Why interoperability is important for open standards - and how to get it
What do we mean by an open standard? A thousand-page explanation could easily be written, but for the world of embedded computing it usually means a succinct definition of everything a vendor needs to know about building equipment (and writing software) that will work with compatible products from other vendors. In our business (PICMG's), these standards are usually defined at the board level: boards from Vendor A and Vendor B will plug into a chassis built by Vendor C and everything will work together as intended.
While large ecosystems of products exist around popular standards, they are becoming more complex. Just plugging a bunch of stuff together obtained from multiple vendors and expecting it to work immediately is no longer always realistic. Modern high-performance systems like AdvancedTCA (ATCA) call for signaling rates up to 10 Gigabits per second (Gbps) through boards, connectors, and backplanes. ATCA's system management infrastructure was the industry's first open standard that allowed High Availability (HA) systems to continue to work in the presence of malfunctions or failures. A lot of complex software and hardware needs to work reliably to build these systems. "Plug-and-play" is not automatically assured.
So why not use proprietary products from a single vendor if you want everything to work out of the box? After all, those vendors offer everything assembled, tested, and integrated. And, there is usually only one phone call to make if something doesn't work. Sounds good, right? Sometimes it is and sometimes it isn't. The downside of proprietary systems is that they are usually expensive and often don't use the latest technology or offer particularly high performance. Upgrades are usually slow to market and are also expensive because the vendor already owns you and can charge what they please. And only very large companies (with their very large overhead expenses) can be true experts at the myriad of technical disciplines necessary to build a complex, high-performance system.
These are some of the issues driving many industries to move to open standards, if they have not already done so. Open standards are usually developed by standards organizations (like PICMG) that have hundreds of members with an extremely diverse technical talent base. When dozens of vendors compete for a customer's business there is price and performance competition, which is a good thing for the customer. If the customer doesn't like their vendor(s), they can go someplace else. And open standards-based products tend to offer leading-edge technology and improvements. Certain companies will specialize in certain areas, providing best-in-class performance. Sounds great, huh? No brainer, right?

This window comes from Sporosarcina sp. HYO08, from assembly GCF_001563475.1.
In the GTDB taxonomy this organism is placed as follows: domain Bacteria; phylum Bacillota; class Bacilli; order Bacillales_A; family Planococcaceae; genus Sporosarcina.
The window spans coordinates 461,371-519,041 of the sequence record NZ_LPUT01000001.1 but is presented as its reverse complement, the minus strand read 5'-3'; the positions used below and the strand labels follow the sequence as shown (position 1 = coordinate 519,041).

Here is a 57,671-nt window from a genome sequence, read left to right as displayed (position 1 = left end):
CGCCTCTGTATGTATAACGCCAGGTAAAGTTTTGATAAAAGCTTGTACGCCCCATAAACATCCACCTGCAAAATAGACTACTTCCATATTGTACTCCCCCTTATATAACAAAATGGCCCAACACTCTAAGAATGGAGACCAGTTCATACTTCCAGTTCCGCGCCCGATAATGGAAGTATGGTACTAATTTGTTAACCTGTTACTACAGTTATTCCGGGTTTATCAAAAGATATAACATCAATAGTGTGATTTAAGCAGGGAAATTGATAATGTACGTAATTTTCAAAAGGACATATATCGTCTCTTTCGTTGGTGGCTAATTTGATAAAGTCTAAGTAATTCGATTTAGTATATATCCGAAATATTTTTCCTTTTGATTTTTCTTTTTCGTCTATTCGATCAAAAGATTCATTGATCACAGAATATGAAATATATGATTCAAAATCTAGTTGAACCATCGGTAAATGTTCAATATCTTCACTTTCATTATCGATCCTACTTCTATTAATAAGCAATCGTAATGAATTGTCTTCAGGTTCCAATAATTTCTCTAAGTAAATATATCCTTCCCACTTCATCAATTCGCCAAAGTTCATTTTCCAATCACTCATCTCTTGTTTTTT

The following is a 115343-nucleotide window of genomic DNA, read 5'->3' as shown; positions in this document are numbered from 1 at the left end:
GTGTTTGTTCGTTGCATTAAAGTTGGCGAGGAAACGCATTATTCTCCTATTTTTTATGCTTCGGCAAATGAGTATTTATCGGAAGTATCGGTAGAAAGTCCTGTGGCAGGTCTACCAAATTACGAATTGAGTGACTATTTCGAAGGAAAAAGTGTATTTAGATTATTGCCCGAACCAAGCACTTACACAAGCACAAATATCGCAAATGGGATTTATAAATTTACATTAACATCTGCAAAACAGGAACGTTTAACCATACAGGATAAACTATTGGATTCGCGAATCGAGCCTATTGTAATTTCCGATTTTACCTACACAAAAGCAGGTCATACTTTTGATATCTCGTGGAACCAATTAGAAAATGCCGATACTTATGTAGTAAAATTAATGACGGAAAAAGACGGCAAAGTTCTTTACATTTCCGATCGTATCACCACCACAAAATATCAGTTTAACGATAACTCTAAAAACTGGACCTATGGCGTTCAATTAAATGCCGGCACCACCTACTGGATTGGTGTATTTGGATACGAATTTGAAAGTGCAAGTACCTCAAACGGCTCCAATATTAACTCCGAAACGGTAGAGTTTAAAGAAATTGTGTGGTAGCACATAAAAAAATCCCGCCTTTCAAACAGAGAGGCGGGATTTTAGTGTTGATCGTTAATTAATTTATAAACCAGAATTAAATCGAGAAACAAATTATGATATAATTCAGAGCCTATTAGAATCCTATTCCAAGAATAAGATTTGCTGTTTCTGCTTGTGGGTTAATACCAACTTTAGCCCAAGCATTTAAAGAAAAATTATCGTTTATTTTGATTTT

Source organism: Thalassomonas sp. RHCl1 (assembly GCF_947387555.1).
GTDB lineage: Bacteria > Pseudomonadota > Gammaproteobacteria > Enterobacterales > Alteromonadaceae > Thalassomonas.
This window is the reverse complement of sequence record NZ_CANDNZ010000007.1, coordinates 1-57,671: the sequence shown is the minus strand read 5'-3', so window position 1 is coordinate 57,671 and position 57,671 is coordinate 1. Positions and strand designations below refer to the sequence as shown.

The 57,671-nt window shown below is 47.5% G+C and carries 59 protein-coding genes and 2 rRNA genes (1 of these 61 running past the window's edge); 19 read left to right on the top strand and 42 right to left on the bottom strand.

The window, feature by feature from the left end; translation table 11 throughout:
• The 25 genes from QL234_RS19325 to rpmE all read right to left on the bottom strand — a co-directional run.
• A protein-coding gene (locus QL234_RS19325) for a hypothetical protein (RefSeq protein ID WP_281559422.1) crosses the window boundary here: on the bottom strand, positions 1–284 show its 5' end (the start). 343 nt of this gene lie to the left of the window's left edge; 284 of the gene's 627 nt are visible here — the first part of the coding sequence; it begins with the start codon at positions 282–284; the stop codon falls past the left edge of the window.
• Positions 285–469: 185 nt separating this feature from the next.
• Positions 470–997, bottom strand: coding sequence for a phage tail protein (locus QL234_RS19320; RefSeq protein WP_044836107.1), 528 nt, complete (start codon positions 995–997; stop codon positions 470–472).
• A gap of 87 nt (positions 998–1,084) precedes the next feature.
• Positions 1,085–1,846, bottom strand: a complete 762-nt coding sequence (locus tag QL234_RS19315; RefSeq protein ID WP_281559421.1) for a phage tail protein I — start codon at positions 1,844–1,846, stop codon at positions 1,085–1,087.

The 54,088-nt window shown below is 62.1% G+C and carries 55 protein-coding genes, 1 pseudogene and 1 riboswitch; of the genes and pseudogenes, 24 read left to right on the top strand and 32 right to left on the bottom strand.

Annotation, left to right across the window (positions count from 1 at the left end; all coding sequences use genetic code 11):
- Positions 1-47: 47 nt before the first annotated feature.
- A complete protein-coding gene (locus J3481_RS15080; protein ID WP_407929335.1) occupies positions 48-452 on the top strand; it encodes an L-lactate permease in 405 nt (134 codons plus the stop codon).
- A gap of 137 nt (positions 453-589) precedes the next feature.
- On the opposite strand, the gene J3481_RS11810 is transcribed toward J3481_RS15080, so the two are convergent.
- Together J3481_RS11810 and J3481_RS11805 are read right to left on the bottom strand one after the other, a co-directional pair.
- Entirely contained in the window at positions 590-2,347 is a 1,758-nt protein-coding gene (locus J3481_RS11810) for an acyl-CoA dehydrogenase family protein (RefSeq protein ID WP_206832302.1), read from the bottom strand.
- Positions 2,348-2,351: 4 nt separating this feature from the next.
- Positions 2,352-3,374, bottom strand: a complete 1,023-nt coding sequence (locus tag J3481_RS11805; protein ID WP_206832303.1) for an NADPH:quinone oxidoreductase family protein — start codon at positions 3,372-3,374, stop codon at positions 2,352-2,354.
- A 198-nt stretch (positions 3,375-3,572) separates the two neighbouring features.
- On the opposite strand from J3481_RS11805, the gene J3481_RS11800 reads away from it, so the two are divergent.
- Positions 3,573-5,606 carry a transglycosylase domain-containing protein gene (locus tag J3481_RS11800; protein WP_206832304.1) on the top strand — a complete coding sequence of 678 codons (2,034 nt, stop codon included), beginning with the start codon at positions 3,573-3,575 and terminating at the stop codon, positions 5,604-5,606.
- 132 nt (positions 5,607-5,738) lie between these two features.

Hold on. As standards-based systems get more complex, more software and fine tuned hardware is required. Simply buying a bunch of stuff that claims to be compliant to a standard, plugging it together, and expecting it to all work immediately is becoming less and less realistic for many reasons. Complexity is the main one. Another is that popular standards are often written with dozens, hundreds, or even thousands of options that may or may not interoperate.
So what can be done? One simple answer is to test standardized equipment from various vendors for compliance. In reality, compliance testing can be ugly. It is expensive and sometimes disputes arise as to the exact meaning of the always-imperfect language written into the standard. And, the first time a product is deemed to be non-compliant, the testing body usually gets sued. As such, most standards organizations shy away from compliance testing unless they are large and have a strong legal arm. They rely on vendors to self-certify instead.
So how do you achieve multi-vendor interoperability for standards-based equipment? One real solution is to put vendors and their equipment in a secure environment and let them test everything with everything else. PICMG was a pioneer in doing this and has been conducting Interoperability Workshops (IWs) on a regular basis since the mid 1990s. These events are held as needed, usually at least once a year, or more often if a standard changes or adds significant new features (for example, 40G ATCA). Testing is structured so that everyone arrives with a list of what they want to test and with whom, and adequate time is scheduled so that all participants can complete the tests they need. IWs are conducted in a "safe" environment so that "what happens in the room stays in the room."
PICMG has conducted ATCA IWs for a decade, and other technologies, such as CompactPCI Serial, are now part of the program. The 24th PICMG IW will be held September 16-19 and hosted by Pentair in Straubenhardt, Germany.
Improving multi-vendor interoperability through these workshops still does not solve all of the problems. That is where systems integrators play an increasingly important role, but we'll talk about that in another issue.